As web developers, working with the “lowest common denominator” has always been the price we’ve had to pay for the great freedoms, accessibility, and reach that the Web gives us. I generally feel that the trade-off is worth it, but still it’s a huge pain in the ass, day in and day out. In my opinion it’s become even more difficult to deal with in the past year or two, due to the growth of modern browser share, the new browser performance race, and the explosion of advanced mobile browsers. It’s hard to look at these things, and see what could be possible were it not for that blasted IE piece of crap, and not tear your hair out in frustration.

In early 2010 I had the opportunity to work as co-architect on a version of the realestate.com.au web site for advanced smartphones, as part of my job at Local Matters. As there was a separate version for other mobile devices (“dumphones” as we like to call them), we were able to tailor this view specifically for phones with advanced WebKit browsers, e.g. iPhone, iPod Touch, Android, and WebOS devices. All of a sudden I was unconstrained by the shackles of IE, and was able to use CSS3 for the first time in a real-life scenario. It was liberating! We were able to achieve a beautiful page design with practically no images; development was incredibly fast and easy, and the site’s loading and rendering performance was blisteringly fast. The huge advantages of CSS3 decorations came into sharp focus.

When the project launched and I had to go back to working with IE, it was a huge letdown. I immediately started tossing ideas around in my head about ways I could make things less painful, and on evenings and weekends threw together some rudimentary code experiments. I was greatly inspired by Drew Diller’s DD_roundies which proved you could reliably render VML behind an element to implement complex box decorations. The first experiment was a rudimentary implementation of border-image; the next was a simple box-shadow with blur, but for square boxes only.

Over the next several weeks these silly little experiments slowly evolved into something serious and powerful. Separate scripts became a single HTC behavior. Fragile regular expression matching was replaced by a real CSS value tokenizer. Half-assed approximations of features became in many cases fully compliant implementations. Support for rounded corners, gradients, multiple backgrounds, etc. were added. Optimizations for size and performance were integrated. And so on.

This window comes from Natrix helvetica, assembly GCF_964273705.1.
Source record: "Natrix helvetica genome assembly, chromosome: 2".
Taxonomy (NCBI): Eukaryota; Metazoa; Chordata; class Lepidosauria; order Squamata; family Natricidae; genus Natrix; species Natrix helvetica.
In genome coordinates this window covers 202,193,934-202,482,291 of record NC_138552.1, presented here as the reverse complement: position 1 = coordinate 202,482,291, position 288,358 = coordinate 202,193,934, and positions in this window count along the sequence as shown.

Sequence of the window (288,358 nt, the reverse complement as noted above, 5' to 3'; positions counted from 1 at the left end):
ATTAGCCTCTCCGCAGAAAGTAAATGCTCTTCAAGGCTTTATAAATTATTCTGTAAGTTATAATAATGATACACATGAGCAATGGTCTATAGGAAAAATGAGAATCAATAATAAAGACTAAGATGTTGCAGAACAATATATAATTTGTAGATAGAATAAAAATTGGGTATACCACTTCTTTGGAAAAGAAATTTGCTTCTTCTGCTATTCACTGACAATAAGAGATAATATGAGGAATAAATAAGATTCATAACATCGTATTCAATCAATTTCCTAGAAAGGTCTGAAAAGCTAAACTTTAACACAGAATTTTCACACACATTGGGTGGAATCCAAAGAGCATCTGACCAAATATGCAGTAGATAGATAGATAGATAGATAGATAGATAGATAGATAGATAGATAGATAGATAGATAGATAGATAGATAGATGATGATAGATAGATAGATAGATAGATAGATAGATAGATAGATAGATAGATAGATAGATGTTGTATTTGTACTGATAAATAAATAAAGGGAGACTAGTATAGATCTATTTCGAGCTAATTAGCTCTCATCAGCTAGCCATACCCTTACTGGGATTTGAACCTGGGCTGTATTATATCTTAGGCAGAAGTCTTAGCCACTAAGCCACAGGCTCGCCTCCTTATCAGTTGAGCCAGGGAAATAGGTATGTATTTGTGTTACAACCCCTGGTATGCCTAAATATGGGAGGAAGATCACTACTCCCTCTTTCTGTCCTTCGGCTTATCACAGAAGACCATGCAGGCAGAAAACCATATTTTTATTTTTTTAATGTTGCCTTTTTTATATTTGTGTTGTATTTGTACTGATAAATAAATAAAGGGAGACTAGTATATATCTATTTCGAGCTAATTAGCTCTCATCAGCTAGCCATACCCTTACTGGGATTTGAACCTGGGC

By that point I realized I was on to something potentially huge. And it needed a name. I threw some ideas around with my wife and some friends, and eventually decided on “PIE”, standing unofficially for Progressive Internet Explorer.

And that’s how PIE came about.

Getting the ball rolling

Well it’s that time… the css3pie.com site has been up for a while but sitting pretty much empty, and that’s just not cool. I’m so incredibly excited by the potential of this project, and I need to get the word out there! So I’m writing this first blog post to get things rolling.

PIE has been in limited alpha testing with a select group of developers for a few weeks now, and I’m feeling good about the feedback so far and its readiness for real-world usage. But in terms of communicating what it’s all about and how to use it… we’ve got a long way to go. So getting the website together has become my number one priority.

Unfortunately this is the difficult part for me. I’m a true gearhead, so the coding and testing part comes naturally to me and I love doing it, but give me a marketing task and my eyes glaze over. Thankfully I have my awesome wife to help me out; she’s thrown together some incredible designs for a project logo and overall brand that make me absolutely giddy. And we’re working together on content for the site; I’m very thankful to have her input as she’s not a super-technical developer (a large part of my target audience!) and can help guide things based on her perspective. So expect all this to come together in the next couple weeks, followed hopefully by a public beta launch!

My next post will be a sort of high-level introduction to PIE and the history of how it came about.